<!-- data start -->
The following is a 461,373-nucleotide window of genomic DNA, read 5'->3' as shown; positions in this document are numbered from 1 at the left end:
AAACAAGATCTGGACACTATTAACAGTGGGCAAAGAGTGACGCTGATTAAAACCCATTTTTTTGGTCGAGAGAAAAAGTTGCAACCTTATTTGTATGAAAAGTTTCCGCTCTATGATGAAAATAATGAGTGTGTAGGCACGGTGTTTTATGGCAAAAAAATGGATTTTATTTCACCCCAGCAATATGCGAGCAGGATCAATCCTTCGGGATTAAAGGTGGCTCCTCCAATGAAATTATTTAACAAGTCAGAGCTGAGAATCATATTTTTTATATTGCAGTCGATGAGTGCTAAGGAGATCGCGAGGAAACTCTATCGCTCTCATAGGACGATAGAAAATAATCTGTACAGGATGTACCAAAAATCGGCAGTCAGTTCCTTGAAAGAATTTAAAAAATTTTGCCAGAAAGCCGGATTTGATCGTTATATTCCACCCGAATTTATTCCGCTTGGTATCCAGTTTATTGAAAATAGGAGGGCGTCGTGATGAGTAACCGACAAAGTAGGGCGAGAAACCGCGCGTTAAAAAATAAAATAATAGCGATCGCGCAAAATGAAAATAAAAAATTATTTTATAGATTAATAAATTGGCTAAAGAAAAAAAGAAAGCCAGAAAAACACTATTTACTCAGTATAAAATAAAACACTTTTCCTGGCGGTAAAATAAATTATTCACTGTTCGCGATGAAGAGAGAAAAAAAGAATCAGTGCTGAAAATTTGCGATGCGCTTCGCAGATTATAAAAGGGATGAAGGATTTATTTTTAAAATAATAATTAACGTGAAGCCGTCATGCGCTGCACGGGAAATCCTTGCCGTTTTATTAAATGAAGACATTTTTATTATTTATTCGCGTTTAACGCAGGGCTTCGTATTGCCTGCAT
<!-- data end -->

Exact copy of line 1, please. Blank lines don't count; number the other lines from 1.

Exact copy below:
The following is a 461,373-nucleotide window of genomic DNA, read 5'->3' as shown; positions in this document are numbered from 1 at the left end: